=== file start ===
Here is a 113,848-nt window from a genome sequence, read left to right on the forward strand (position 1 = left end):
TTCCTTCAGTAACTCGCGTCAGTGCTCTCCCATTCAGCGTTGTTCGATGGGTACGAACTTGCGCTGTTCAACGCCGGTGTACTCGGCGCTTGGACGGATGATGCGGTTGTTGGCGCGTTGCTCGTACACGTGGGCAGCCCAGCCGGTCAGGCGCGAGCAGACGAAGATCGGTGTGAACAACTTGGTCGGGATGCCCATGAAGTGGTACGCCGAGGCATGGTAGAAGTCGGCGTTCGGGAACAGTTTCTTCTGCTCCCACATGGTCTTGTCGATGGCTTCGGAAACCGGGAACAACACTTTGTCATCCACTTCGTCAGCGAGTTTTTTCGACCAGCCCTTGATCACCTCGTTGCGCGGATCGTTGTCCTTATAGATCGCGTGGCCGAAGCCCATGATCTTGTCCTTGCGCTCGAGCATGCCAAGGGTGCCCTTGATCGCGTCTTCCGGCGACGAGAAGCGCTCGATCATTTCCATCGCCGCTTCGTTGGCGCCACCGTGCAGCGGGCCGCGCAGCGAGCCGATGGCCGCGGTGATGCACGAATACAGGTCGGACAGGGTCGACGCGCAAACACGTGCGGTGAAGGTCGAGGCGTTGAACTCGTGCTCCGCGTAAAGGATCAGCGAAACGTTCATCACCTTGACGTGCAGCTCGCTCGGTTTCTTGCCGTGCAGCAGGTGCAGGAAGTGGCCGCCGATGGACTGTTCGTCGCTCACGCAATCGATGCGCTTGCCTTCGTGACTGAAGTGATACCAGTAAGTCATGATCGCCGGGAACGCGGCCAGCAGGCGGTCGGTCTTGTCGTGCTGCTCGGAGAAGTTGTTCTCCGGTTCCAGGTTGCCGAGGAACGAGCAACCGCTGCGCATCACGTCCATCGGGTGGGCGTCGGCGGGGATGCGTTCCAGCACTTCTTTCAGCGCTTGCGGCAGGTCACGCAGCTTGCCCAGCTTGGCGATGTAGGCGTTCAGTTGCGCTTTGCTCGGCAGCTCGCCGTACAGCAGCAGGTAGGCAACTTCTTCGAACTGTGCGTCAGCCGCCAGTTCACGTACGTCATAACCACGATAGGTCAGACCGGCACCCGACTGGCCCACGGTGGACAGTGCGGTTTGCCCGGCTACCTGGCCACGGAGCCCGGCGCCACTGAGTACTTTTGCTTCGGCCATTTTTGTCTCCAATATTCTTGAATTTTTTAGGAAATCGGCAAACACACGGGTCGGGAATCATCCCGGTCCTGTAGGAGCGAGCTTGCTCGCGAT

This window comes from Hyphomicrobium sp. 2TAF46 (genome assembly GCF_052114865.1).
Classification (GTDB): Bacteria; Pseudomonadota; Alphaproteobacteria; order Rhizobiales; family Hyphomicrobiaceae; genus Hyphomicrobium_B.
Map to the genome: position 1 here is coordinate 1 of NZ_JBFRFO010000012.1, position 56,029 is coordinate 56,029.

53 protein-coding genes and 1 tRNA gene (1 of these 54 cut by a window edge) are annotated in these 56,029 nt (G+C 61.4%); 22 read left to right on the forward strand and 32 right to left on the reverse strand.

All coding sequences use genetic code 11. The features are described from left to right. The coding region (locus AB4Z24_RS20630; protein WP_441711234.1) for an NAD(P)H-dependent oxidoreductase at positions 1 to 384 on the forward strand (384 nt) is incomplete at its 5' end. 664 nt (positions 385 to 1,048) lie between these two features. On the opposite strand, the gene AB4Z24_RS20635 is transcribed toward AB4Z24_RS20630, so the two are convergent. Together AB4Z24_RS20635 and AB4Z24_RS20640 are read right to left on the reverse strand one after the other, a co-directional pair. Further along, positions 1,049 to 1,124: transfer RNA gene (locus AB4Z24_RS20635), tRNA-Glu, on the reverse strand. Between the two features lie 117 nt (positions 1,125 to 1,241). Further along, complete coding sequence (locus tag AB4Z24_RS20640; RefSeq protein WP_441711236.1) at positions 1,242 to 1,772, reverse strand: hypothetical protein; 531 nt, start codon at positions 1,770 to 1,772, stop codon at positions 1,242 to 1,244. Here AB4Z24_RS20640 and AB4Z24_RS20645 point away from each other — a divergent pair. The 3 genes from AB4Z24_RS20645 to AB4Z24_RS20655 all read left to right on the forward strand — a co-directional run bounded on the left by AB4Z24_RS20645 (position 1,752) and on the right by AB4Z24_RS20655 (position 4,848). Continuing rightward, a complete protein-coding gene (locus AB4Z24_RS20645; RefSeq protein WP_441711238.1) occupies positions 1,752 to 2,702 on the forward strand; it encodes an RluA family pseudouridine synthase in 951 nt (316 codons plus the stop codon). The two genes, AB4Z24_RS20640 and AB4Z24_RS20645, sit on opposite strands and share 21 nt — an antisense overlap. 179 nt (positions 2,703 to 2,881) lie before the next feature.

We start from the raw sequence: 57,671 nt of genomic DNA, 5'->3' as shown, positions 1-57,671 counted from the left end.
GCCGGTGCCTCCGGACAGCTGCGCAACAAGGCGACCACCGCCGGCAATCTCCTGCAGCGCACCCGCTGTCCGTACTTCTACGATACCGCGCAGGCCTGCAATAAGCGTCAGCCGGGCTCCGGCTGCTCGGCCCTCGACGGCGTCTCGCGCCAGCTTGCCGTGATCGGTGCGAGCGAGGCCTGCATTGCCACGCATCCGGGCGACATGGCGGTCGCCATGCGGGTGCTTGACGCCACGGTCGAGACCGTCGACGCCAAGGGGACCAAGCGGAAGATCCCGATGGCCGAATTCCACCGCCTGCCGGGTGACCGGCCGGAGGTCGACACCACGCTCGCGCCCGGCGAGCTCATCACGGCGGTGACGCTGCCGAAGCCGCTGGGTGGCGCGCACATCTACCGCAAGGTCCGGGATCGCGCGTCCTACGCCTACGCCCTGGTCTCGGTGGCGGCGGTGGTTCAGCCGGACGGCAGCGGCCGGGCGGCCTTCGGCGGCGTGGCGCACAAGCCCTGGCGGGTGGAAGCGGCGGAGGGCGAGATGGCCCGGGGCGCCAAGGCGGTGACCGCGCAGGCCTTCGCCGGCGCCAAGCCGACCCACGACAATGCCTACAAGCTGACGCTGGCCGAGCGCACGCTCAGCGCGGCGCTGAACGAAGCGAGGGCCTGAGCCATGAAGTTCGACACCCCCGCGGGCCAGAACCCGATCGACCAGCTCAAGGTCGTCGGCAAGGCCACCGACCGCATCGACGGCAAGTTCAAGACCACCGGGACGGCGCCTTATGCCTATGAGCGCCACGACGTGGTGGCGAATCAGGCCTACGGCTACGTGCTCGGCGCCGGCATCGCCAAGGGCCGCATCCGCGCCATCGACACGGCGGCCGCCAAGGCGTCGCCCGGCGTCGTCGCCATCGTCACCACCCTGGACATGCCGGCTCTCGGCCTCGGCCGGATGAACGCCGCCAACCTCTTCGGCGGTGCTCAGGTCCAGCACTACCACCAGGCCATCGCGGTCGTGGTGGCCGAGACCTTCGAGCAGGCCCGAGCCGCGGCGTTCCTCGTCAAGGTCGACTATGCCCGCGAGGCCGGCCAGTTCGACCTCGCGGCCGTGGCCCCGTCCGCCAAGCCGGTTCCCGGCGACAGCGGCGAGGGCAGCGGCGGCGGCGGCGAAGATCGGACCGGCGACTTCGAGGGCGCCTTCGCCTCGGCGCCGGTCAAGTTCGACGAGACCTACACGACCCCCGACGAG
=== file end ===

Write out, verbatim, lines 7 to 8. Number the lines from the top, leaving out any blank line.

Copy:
All coding sequences use genetic code 11. The features are described from left to right. The coding region (locus AB4Z24_RS20630; protein WP_441711234.1) for an NAD(P)H-dependent oxidoreductase at positions 1 to 384 on the forward strand (384 nt) is incomplete at its 5' end. 664 nt (positions 385 to 1,048) lie between these two features. On the opposite strand, the gene AB4Z24_RS20635 is transcribed toward AB4Z24_RS20630, so the two are convergent. Together AB4Z24_RS20635 and AB4Z24_RS20640 are read right to left on the reverse strand one after the other, a co-directional pair. Further along, positions 1,049 to 1,124: transfer RNA gene (locus AB4Z24_RS20635), tRNA-Glu, on the reverse strand. Between the two features lie 117 nt (positions 1,125 to 1,241). Further along, complete coding sequence (locus tag AB4Z24_RS20640; RefSeq protein WP_441711236.1) at positions 1,242 to 1,772, reverse strand: hypothetical protein; 531 nt, start codon at positions 1,770 to 1,772, stop codon at positions 1,242 to 1,244. Here AB4Z24_RS20640 and AB4Z24_RS20645 point away from each other — a divergent pair. The 3 genes from AB4Z24_RS20645 to AB4Z24_RS20655 all read left to right on the forward strand — a co-directional run bounded on the left by AB4Z24_RS20645 (position 1,752) and on the right by AB4Z24_RS20655 (position 4,848). Continuing rightward, a complete protein-coding gene (locus AB4Z24_RS20645; RefSeq protein WP_441711238.1) occupies positions 1,752 to 2,702 on the forward strand; it encodes an RluA family pseudouridine synthase in 951 nt (316 codons plus the stop codon). The two genes, AB4Z24_RS20640 and AB4Z24_RS20645, sit on opposite strands and share 21 nt — an antisense overlap. 179 nt (positions 2,703 to 2,881) lie before the next feature.

We start from the raw sequence: 57,671 nt of genomic DNA, 5'->3' as shown, positions 1-57,671 counted from the left end.